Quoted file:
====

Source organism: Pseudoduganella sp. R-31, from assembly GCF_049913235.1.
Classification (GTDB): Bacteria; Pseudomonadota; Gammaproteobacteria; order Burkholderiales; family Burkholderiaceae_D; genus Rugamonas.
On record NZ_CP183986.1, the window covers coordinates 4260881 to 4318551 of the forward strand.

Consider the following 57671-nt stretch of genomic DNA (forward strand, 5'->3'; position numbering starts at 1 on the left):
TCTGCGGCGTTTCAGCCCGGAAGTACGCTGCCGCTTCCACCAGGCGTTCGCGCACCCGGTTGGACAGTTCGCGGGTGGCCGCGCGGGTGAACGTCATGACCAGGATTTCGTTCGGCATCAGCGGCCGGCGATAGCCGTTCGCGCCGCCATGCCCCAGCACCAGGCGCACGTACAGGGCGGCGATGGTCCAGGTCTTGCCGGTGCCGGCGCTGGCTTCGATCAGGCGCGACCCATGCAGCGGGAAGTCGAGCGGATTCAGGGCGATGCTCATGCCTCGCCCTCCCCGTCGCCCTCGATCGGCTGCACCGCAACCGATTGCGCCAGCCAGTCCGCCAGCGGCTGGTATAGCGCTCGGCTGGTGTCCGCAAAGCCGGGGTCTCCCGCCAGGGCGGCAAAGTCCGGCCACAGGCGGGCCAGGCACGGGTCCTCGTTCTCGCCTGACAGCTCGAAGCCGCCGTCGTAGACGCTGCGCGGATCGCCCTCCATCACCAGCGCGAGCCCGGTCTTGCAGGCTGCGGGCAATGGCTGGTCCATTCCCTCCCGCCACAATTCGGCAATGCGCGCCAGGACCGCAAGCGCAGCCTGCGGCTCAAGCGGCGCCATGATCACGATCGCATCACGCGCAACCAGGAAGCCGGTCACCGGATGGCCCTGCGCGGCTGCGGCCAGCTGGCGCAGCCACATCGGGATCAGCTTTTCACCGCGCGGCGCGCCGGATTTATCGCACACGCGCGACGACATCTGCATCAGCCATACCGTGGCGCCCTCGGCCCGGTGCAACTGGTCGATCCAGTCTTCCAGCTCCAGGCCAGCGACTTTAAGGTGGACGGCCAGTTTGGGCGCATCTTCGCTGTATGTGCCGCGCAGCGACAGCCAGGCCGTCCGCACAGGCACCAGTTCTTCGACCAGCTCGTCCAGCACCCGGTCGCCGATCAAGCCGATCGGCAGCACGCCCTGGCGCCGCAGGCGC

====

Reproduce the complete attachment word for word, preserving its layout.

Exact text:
Source organism: Pseudoduganella sp. R-31, from assembly GCF_049913235.1.
Classification (GTDB): Bacteria; Pseudomonadota; Gammaproteobacteria; order Burkholderiales; family Burkholderiaceae_D; genus Rugamonas.
On record NZ_CP183986.1, the window covers coordinates 4260881 to 4318551 of the forward strand.

Consider the following 57671-nt stretch of genomic DNA (forward strand, 5'->3'; position numbering starts at 1 on the left):
TCTGCGGCGTTTCAGCCCGGAAGTACGCTGCCGCTTCCACCAGGCGTTCGCGCACCCGGTTGGACAGTTCGCGGGTGGCCGCGCGGGTGAACGTCATGACCAGGATTTCGTTCGGCATCAGCGGCCGGCGATAGCCGTTCGCGCCGCCATGCCCCAGCACCAGGCGCACGTACAGGGCGGCGATGGTCCAGGTCTTGCCGGTGCCGGCGCTGGCTTCGATCAGGCGCGACCCATGCAGCGGGAAGTCGAGCGGATTCAGGGCGATGCTCATGCCTCGCCCTCCCCGTCGCCCTCGATCGGCTGCACCGCAACCGATTGCGCCAGCCAGTCCGCCAGCGGCTGGTATAGCGCTCGGCTGGTGTCCGCAAAGCCGGGGTCTCCCGCCAGGGCGGCAAAGTCCGGCCACAGGCGGGCCAGGCACGGGTCCTCGTTCTCGCCTGACAGCTCGAAGCCGCCGTCGTAGACGCTGCGCGGATCGCCCTCCATCACCAGCGCGAGCCCGGTCTTGCAGGCTGCGGGCAATGGCTGGTCCATTCCCTCCCGCCACAATTCGGCAATGCGCGCCAGGACCGCAAGCGCAGCCTGCGGCTCAAGCGGCGCCATGATCACGATCGCATCACGCGCAACCAGGAAGCCGGTCACCGGATGGCCCTGCGCGGCTGCGGCCAGCTGGCGCAGCCACATCGGGATCAGCTTTTCACCGCGCGGCGCGCCGGATTTATCGCACACGCGCGACGACATCTGCATCAGCCATACCGTGGCGCCCTCGGCCCGGTGCAACTGGTCGATCCAGTCTTCCAGCTCCAGGCCAGCGACTTTAAGGTGGACGGCCAGTTTGGGCGCATCTTCGCTGTATGTGCCGCGCAGCGACAGCCAGGCCGTCCGCACAGGCACCAGTTCTTCGACCAGCTCGTCCAGCACCCGGTCGCCGATCAAGCCGATCGGCAGCACGCCCTGGCGCCGCAGGCGC